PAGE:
This means developers for the Android platform can download the 2.1 SDK from the SDK Manager and begin building applications with it.
Google's Android team described Android 2.1 as a "minor platform release" that includes API changes and bug fixes.
The platform includes an Android library and system image, as well as a set of emulator skins and sample applications.
Specifically, changes in 2.1 include APIs to let programmers write "live" or animate wallpapers; new class to provide information about the device's current network signal; new view methods; and changes to the WebKit browser engine underpinning Android.
For example, Android 2.1 includes new methods to manipulate Web storage databases; new methods to get geolocation permissions and set them; new methods to manage settings for application cache, Web storage, and zooming based on screen density; and new methods for handling video, browsing history, custom views and app cache limits.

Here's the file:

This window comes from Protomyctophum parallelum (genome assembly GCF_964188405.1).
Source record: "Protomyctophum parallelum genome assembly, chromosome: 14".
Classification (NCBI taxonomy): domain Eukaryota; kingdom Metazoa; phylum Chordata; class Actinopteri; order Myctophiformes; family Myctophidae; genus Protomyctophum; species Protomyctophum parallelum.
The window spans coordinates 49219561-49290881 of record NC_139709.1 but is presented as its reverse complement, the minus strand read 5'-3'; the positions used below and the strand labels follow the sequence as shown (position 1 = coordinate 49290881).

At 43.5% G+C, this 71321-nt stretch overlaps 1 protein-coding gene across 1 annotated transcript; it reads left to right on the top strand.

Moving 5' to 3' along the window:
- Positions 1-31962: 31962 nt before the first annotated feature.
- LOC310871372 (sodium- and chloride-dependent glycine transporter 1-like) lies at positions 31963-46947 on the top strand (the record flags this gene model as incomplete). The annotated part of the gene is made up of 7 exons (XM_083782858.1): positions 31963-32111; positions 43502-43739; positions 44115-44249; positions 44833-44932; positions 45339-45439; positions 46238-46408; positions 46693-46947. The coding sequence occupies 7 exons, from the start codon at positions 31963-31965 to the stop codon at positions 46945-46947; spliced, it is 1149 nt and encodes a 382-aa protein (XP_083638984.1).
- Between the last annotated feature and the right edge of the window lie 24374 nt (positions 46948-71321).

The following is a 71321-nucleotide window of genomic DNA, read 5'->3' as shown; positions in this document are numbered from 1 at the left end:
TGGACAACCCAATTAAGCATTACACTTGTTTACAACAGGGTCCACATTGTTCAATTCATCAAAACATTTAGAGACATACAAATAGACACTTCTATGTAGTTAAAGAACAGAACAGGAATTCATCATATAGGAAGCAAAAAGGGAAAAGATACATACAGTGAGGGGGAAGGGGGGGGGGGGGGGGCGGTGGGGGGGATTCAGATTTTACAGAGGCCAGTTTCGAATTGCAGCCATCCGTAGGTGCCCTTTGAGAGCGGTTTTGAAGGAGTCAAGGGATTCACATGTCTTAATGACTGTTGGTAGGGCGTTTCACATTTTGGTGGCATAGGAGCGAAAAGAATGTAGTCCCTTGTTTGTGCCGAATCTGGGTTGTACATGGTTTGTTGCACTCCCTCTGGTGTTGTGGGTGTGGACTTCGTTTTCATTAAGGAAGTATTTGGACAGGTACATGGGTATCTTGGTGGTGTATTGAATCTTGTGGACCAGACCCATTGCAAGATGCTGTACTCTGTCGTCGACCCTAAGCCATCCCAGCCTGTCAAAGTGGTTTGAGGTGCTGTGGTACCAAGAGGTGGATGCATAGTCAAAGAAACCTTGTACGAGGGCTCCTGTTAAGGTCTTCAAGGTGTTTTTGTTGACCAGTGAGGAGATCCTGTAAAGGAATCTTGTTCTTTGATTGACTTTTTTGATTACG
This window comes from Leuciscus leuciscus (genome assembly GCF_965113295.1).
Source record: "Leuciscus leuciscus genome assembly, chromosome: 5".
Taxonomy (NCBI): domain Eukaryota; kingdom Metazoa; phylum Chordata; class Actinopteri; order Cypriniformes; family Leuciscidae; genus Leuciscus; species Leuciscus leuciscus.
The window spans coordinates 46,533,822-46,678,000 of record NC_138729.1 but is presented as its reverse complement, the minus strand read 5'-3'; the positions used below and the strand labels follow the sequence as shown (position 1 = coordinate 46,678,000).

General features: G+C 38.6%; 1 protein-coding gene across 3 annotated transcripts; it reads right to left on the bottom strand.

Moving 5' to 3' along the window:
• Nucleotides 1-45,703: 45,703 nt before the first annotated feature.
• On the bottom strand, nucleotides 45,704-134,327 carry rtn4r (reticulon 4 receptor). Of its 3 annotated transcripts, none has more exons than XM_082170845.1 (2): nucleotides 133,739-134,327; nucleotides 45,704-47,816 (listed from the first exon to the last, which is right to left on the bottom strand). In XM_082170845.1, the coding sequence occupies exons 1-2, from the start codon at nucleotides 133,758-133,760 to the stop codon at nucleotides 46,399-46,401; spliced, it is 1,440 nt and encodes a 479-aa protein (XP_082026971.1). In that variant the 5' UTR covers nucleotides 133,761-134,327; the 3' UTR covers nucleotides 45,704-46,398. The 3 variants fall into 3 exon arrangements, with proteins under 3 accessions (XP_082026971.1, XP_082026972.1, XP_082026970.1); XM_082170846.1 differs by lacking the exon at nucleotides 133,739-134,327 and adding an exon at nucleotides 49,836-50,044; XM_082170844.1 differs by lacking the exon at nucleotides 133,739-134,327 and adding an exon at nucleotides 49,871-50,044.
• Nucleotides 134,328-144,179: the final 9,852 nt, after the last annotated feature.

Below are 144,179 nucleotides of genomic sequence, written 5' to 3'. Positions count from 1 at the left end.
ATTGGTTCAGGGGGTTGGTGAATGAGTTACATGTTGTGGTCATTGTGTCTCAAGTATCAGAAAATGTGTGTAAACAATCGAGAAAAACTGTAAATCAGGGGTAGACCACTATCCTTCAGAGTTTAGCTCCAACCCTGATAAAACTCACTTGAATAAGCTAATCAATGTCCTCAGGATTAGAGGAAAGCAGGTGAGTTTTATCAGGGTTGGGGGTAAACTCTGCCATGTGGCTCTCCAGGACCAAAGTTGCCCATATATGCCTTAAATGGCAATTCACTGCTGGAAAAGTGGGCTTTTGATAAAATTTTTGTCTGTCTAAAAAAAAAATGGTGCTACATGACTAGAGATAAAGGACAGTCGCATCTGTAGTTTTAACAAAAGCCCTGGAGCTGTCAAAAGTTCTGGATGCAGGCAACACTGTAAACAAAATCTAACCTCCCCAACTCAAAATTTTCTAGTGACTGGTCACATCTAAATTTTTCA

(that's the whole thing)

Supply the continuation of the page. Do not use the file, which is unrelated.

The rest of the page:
Currently, Android 2.1 is available on the Nexus One, but some enterprising modders have patched 2.1 onto the Motorola Droid, the previous dominant Android phone Verizon Wireless began offering in November.
When Droid owners learned of 2.1 appearing on the Nexus One, they immediately called for Motorola to add it to the Droid. Motorola complied, vowing to add 2.1 for the Droid and the Motorola Cliq soon.
By most accounts, Android 2.1 is faster, though it's tough to tell from eWEEK's tests of it on the Nexus One.
This is because the Nexus One runs on the Qualcomm Snapdragon 1 GHz processor, making it hard to tell what accounts for the smartphone's speed bump over the Droid and other Android predecessors.
When Motorola does push through the upgrade from Android 2.0 to 2.1, it should be easier to see the speed improvement.